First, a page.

One thing I have found when teaching our kids to sail aboard large cruising multihulls, is that things can be pretty intimidating and confusing. They do learn the maneuvers real well, but because everything is so big (massive sails, huge winches, lines everywhere) and we rely so much on instruments, they don’t feel the same connection to the sails and the wind as you do on a little boat.
I have been thinking for a while about getting a dinghy that we can sail on our home waters at Moreton Bay, Queensland so when Lindsay was selected to join the Ormiston College sailing team, it was the perfect excuse to buy a boat for her to train on.
After a lot of research, I decided to buy a WETA trimaran for us to sail together for fun, and for Lindsay to train on. The thing I like about the Weta, is that it’s a multihull (of course) and it has pretty much the exact same sailplan as Wildling, with a main, jib, and roller furling gennaker. The only thing missing is the mainsheet traveler, and there are no reefing lines, but other than that, it’s essentially the same as Wildling. So the skills Lindsay learns on the Weta, will translate directly to sailing Wildling.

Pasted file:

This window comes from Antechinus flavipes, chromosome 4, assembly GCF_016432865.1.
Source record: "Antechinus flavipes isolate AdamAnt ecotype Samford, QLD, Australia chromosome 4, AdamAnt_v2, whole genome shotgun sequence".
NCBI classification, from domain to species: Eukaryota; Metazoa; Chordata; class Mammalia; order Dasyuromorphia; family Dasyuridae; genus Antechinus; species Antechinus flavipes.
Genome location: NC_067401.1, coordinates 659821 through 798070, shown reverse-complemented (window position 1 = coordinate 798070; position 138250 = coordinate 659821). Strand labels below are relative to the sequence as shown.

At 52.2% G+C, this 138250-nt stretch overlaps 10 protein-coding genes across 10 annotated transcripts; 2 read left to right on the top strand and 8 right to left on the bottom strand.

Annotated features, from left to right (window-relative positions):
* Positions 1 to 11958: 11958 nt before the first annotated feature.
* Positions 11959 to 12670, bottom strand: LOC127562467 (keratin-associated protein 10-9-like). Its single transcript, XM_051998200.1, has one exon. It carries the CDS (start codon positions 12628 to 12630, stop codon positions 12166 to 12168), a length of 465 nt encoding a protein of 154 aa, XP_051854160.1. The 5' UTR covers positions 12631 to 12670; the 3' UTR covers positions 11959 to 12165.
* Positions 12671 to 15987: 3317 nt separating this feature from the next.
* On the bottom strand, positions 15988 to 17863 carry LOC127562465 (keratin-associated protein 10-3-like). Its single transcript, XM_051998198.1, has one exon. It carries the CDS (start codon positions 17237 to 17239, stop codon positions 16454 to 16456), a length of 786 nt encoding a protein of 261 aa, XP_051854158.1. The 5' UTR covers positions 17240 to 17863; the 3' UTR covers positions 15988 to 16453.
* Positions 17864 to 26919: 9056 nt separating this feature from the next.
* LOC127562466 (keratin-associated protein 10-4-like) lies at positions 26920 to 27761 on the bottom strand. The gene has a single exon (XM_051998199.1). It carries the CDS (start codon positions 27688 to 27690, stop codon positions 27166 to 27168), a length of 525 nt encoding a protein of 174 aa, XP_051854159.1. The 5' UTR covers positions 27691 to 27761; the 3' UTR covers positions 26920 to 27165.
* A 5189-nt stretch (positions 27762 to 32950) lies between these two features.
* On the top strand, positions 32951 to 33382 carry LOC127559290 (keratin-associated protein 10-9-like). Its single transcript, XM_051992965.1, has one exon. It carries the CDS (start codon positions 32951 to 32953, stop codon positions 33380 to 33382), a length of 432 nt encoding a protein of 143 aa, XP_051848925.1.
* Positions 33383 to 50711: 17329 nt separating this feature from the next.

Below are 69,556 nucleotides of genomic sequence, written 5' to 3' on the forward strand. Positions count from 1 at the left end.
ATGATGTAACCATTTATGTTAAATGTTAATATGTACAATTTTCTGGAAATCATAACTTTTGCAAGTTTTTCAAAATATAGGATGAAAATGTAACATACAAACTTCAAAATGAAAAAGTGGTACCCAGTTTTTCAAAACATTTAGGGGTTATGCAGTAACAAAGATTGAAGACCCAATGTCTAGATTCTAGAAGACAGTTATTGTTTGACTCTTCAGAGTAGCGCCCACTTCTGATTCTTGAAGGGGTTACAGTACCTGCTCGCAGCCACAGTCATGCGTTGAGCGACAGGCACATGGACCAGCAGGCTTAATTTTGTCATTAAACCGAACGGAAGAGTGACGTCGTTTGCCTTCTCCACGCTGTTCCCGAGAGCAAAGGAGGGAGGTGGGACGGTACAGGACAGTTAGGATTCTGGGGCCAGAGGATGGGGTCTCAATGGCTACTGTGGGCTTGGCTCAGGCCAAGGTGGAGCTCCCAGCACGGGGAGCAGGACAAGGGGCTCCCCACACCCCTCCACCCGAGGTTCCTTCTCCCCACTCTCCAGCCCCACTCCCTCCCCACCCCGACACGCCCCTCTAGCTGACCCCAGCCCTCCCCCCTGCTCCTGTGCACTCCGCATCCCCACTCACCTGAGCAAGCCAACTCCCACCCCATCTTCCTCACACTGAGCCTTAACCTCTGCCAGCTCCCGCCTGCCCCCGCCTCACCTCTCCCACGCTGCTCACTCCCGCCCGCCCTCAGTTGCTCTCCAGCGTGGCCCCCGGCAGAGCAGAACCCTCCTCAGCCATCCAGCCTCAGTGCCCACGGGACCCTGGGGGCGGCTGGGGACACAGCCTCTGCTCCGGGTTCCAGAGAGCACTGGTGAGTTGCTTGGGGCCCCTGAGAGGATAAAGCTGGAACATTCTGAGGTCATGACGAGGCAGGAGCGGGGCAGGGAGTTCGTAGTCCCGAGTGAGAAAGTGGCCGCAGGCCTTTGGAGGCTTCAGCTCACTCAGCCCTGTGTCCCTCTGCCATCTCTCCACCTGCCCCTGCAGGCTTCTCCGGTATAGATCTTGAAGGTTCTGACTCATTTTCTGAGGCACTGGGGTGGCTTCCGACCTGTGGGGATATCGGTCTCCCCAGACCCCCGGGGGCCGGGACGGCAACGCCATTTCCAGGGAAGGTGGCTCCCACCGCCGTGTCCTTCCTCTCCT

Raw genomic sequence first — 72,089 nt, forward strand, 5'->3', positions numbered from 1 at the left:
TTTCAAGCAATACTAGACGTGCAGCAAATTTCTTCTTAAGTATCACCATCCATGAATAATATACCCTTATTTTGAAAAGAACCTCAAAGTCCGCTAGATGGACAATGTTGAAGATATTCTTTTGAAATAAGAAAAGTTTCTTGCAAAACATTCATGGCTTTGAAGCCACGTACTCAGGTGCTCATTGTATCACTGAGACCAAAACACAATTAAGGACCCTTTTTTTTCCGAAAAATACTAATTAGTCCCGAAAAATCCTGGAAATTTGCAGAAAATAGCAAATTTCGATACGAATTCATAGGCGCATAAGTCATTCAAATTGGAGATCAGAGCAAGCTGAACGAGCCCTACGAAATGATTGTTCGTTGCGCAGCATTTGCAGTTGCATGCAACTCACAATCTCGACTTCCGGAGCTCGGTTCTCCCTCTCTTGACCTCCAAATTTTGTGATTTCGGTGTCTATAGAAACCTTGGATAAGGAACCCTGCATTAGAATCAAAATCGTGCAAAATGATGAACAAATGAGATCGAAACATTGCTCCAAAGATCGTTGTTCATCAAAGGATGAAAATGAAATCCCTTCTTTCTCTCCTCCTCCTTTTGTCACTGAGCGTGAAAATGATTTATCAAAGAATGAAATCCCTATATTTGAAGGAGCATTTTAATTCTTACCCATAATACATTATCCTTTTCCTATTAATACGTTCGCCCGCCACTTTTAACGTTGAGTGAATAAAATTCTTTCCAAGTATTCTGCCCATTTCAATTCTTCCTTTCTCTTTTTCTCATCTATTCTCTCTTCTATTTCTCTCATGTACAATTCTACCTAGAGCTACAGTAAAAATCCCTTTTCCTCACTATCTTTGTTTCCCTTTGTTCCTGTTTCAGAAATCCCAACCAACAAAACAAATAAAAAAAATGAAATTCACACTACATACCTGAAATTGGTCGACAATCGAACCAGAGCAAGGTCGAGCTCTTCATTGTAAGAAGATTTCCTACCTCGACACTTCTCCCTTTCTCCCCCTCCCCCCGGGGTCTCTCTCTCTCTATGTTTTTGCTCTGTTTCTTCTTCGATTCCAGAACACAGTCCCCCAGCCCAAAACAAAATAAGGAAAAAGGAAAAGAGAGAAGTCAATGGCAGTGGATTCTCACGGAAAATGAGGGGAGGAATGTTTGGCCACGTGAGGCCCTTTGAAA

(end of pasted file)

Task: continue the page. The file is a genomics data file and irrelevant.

The Weta was designed in New Zealand by a father and son dinghy racing team, and they have sold about 1,100 boats worldwide. The boat has a main, jib and furling gennaker, and the outrigger floats make it very stable and easy to sail, while still being fast and fun.
Since our Weta arrived, we have taken her out sailing every few days, and Robin and I have gone out together while Lindsay is training on her sailing team boats. It’s fun to get back to basics and set the sails based on the feel of the wind on your face, and getting sprayed as we skim over the waves! Of course there’s no glass of wine in the Wildling cockpit at the end of the day, but a beer in the yacht club when we’re done is a pretty close second!